Prost remembers Senna: The bitter feud that healed
Four-time world champion Alain Prost tells of the day that everything changed in his relationship with his arch-rival Ayrton Senna, six months ahead of the legendary Brazilian's death at Imola.
“I’m not going to celebrate like some people,” says Alain Prost of the anniversary of Ayrton Senna's death at Imola on May 1 1994. “I can answer these questions about him, no problem – he was an exceptional guy – but I just don't see it the same way as the other guys do.”
To understand why, you have to appreciate the background of their shared history: Prost and Senna fought out what was arguably Formula 1's greatest rivalry. After they became team-mates at McLaren in 1988, the first spark flew when Senna aggressively shoved Prost towards the pitwall at Estoril, later prompting the Frenchman to state: “Sometimes I admit I was frightened by him; he was prepared to do anything.”
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Apart from several media spats that occurred before Senna was crowned world champion in 1988, the true ignition point for their bitter conflict was Imola '89. Senna passed Prost on the approach to Tosa at the restart after Gerhard Berger's fiery crash, breaking what Prost saw as an agreement not to pass each other there. But Senna was adamant he had the move completed before the corner, so in his mind that didn't count.
Whether it was gamesmanship on Senna's part or twisting logic in his own favour, Prost was furious and their enmity would run and run.
Their successive title-deciding collisions at Suzuka in 1989 and '90 tarnished F1's reputation and moved the goalposts in terms of the lengths drivers would go to win.
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Both felt hard done by: Senna believed that the FIA had manipulated the '89 result in Prost's favour – “a result of the politics we had,” he'd claim – while Prost questioned Senna's ethics, and even his sanity.
But the antipathy that rumbled for half a dozen years was ended by Prost's retirement following his 1993 title success with Williams.
From that point on, these sworn enemies became friends. Which is almost unbelievable, given what had gone before when Senna had often refused to refer to Prost by name, never mind shake his hand or speak to him directly.
“I don't keep the bad moments or any bad souvenirs in my mind about him,” Prost says. “I keep the last six months [of his life] in mind. That's when I knew Ayrton much more than ever before.
“He was a completely different person, I understood who he was and why he was acting sometimes.”
When you considered the ferocity of their duel, encapsulated by Senna launching his McLaren flat-out into Prost's Ferrari at the first corner at Suzuka in 1990, this is quite a reversal in their relationship to comprehend.
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“I look back on how he was [when they were rivals] as a compliment,” he adds. “I came to understand that Ayrton's main motivation, almost his sole motivation, was to focus on me and on beating me.
“That is why when we were on the podium together in Australia in '93, when I stopped, just a few seconds later he was already a different person [recall that following what would be his last-ever victory, Senna insisted that Prost stand with him on the top step of the podium after Alain received his runner-up trophy, physically pulling him up to stand arm-in-arm together].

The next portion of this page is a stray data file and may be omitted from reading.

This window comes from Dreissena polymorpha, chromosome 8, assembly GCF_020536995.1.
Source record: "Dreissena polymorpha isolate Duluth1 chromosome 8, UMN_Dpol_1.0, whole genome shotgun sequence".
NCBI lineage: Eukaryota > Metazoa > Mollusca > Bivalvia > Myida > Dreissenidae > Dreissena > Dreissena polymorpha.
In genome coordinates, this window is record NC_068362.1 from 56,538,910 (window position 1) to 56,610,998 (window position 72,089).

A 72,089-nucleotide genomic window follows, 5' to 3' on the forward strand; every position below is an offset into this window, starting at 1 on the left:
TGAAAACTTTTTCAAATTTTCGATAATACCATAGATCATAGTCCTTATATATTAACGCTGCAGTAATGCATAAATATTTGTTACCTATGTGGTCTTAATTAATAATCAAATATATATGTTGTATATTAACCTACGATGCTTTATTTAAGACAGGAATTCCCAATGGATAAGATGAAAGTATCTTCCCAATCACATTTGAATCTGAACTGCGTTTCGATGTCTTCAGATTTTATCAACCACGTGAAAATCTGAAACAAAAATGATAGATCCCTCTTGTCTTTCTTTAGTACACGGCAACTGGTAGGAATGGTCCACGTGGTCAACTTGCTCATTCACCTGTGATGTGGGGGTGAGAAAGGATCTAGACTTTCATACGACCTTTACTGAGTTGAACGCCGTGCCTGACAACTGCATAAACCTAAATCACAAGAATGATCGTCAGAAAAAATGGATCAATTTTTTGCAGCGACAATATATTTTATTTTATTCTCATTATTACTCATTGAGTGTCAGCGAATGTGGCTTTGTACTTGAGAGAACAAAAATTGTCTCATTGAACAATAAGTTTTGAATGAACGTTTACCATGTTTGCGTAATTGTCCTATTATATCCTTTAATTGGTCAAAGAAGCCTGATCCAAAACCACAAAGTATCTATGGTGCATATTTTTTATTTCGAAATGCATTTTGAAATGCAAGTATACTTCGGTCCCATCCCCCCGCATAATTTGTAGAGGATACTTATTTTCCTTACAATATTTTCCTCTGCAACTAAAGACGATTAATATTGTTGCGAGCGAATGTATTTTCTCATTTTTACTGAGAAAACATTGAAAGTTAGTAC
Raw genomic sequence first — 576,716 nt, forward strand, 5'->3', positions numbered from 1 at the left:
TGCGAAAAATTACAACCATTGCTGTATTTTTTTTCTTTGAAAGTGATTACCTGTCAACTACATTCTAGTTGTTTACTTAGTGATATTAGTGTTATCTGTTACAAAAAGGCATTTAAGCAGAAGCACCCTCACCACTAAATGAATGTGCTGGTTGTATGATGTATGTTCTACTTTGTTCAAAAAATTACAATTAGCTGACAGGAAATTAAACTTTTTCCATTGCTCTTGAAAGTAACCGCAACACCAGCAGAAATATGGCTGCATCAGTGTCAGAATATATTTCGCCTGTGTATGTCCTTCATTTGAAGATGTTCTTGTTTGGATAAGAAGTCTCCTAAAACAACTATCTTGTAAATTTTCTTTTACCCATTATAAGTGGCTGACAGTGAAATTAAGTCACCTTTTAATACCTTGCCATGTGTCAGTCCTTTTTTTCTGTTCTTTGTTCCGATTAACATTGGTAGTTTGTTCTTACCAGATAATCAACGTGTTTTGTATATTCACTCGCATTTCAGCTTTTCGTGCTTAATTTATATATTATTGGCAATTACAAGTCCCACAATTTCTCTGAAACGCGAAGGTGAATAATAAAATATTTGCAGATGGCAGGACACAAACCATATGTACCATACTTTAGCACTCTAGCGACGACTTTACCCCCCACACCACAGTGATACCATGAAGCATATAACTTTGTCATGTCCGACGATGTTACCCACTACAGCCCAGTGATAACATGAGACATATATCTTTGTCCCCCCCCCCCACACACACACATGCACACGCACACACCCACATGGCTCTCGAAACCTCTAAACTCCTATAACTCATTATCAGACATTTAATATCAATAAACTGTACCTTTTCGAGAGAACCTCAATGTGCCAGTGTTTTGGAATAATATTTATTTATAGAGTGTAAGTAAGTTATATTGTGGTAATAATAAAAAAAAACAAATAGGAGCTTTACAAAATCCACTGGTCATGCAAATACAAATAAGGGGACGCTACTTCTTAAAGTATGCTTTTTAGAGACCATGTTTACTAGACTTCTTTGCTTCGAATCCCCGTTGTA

“That is the souvenir of our relationship that I carry with me today.”
Prost recalls his post-retirement dealings with Senna fondly, and acknowledges the irony that their conversations of the time were often about the need to increase car and circuit safety with what transpired.
“Near the end, when we were close, it was very strange because we would talk about the bad safety and this kind of thing,” says Prost. “He would ask me many times to take the lead of the GPDA, and I said no. We had some very private discussions together around this time. It was very strange.
“I keep this souvenir [of him] from then right until his last day, because I met him two or three times, and just before [the race at Imola] – and of course he was already this different person to me. That is why I prefer to think about that alone.”
Senna – The Last Weekend...
Of the terrible events of Imola that dark weekend in 1994, a race Prost attended to commentate on for French TV, he spoke to Senna on numerous occasions - twice on the morning of the race: once when Senna sought him out in the TV compound; and a second time when Prost went to see him in the Williams garage.
Recall too that Senna had sent the radio message (“a special hello to my dear friend Alain - we all miss you, Alain”) from his car to the commentary box over the radio during a lap in practice.
Prost confirms: “Ayrton called me on Saturday, so I met him on Saturday, and I met him on Sunday twice - the main constant [of their conversations] was safety and the fact that he was not happy with the situation, thinking that the Benetton was not legal. He was very focused on that, but it was very weird... Very weird.”
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